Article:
12 05 2008

B-Rex is hungryToday at lunch I asked my son what I should blog about today.  He said I should talk about his toy dinosaur, who he has named B-Rex (don’t ask me why).  He said I should talk about B-Rex because B-Rex wants to eat but he can’t because B-Rex is just pretend.

Which leads me to a thought that I often have.  I don’t trust everything scientists tell me.  Why am I expected to take everything a scientist tells me as fact?  My kid is really into dinosaurs and he has books that tell him all about life on this planet as it was x million years ago.  And, everything is written as fact.  When I read these books to him, I always add in the caviet phrase “according to scientists” at the end of each statement that strikes me as utterly unprovable.  I mean, there is no way to prove or disprove some of the statements made, and yet, we are expected to accept all of it as fact.  And, not only that, but we are expected to just start teaching it to our kids.

My son had his 4th birthday party at the Dallas Museum of Nature and Science.  It was a terrific party and he and all his friends had a super time.  (I recommend it if you are looking for a unique party idea for a young child).  But, even there, I remember thinking more than once, “How can they possibly know that?”

And, it certainly isn’t limited to theories on dinosaurs.  I have heard and read all kinds of crazy things stated as fact.  I have heard all about how the planets came to be.  There are detailed accounts of how our own planet has evolved and changed over the millions of years.  Give a scientist a rock and they can tell you its age.  (Carbon dating in particular is something that gets on my nerves because it is so widely accepted as complete and utter fact beyond any possible debate).  They can categorically state when the Artic will run out of ice.  They know how much our climate is warming and can tell us with amazing precision how temperatures will change over the next 10 years, 20 years, etc.

A quick google of “scientists claims” gave me the following results:

Life on Mars Likely, Scientist Claims

Black people ‘less intelligent’ scientist claims

Scientists Claim Infrared Helmet Could Reverse Alzheimer’s Symptoms

Men Smarter than Women, Scientist Claims

And, these are just on the first page!  The list of unbelievable and un-provable claims goes on and on.  (Of course, Men being smarter than Women is really more of a commonly accepted fact than any sort of breakthrough scientific discovery…just kidding).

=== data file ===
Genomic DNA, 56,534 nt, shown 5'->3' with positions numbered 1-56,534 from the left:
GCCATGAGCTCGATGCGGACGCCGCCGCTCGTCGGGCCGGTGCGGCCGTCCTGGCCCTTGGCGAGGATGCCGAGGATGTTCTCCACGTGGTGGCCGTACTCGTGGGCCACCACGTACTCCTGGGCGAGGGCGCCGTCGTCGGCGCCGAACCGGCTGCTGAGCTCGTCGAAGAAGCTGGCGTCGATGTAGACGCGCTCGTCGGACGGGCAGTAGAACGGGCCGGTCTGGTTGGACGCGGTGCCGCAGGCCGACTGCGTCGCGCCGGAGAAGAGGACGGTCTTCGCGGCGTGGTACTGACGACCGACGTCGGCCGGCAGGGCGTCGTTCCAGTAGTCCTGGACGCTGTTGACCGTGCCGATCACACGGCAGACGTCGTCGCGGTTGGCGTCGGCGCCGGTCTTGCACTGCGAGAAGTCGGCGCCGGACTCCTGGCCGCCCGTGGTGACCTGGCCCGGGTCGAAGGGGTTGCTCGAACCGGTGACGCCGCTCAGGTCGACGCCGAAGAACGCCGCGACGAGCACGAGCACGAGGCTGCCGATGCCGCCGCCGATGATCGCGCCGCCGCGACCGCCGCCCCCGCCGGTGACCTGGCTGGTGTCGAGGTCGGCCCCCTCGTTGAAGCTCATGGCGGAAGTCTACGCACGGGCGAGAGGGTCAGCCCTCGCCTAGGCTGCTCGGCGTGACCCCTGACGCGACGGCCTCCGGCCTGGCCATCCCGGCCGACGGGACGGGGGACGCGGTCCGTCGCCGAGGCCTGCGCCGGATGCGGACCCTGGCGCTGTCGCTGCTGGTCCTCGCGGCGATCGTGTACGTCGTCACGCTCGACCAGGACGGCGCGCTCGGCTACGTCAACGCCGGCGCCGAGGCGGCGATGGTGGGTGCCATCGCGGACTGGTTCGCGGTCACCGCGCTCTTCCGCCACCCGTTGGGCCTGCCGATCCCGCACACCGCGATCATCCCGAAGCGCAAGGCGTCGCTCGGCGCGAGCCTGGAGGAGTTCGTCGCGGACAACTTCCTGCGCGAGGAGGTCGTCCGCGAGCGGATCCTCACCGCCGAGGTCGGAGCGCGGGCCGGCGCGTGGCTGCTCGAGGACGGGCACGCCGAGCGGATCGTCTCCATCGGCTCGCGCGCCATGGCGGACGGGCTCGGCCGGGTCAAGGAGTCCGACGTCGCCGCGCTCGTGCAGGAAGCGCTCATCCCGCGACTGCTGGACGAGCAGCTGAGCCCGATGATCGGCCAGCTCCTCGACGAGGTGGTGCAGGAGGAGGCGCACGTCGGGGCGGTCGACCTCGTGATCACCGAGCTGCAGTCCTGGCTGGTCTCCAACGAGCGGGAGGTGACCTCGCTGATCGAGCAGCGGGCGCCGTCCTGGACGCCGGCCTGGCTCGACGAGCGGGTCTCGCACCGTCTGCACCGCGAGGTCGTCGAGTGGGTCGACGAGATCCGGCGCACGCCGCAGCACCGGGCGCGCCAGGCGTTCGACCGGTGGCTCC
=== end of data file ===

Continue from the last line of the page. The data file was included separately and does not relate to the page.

I remember the exact moment about 5 years ago when I finally decided to officially quit believing anything that was stated in the name of science.  I read a headline that “There are more stars in the sky than grains of sand on the earth.”  Come on, how in the world can they possibly know that?  And yet the article fully documents the total number of stars in the sky (70 sextillion to be exact) as compared to the much smaller number of grains of sand on the earth, which ironically they don’t even state…it’s as if we are to assume that they have known that all along.  I knew when I read that article that they are completely full of crap.

Don’t get me wrong.  I do think there is validity to a lot of things that scientists discover.  Many advancements and truly proven discoveries have been made in all areas of science.  But, my point is, that our society is expected to just fall in line with whatever is said in the name of science.

Well, I, for one, can’t do that.  In my mind there is always room for other explanations no matter how remote they may be.  For instance, I believe that God created the world.  It is certainly possible that the Grand Canyon was carved into the rock over millions and millions of years by the Colorado river.  But, it is also very possible in my mind that God created the Grand Canyon in just a single instant in all its beauty and glory.  But, I have never heard the latter as a possible explanation to how the Grand Canyon came to be.

It’s possible that Dinosaurs roamed the earth millions of years ago, sure, but isn’t it also possible that God created the world with fossilized dinosaur bones and footprints and even droppings just because He’s God and He can create the world anyway he chooses with dinosaur droppings and all?

I personally think that the Grand Canyon was, in fact, formed over thousands of years and that dinosaurs actually did roam the earth.  But, I would just once like to see scientists to acknowledge that there are other possibilities when they start to make their informed statements of fact.

This entire blog started because my 4 year old said I should talk about his pretend hungry dinosaur.  Here’s hoping he will continue to be interested in dinosaurs.  Here’s hoping he will continue to ask questions that will lead him into a further thirst for truth.  Here’s hoping he will channel his interests and his curiosities into finding out more about this world and how it came into being.  Here’s hoping he will always keep his mind open to a whole “world” of possibilities.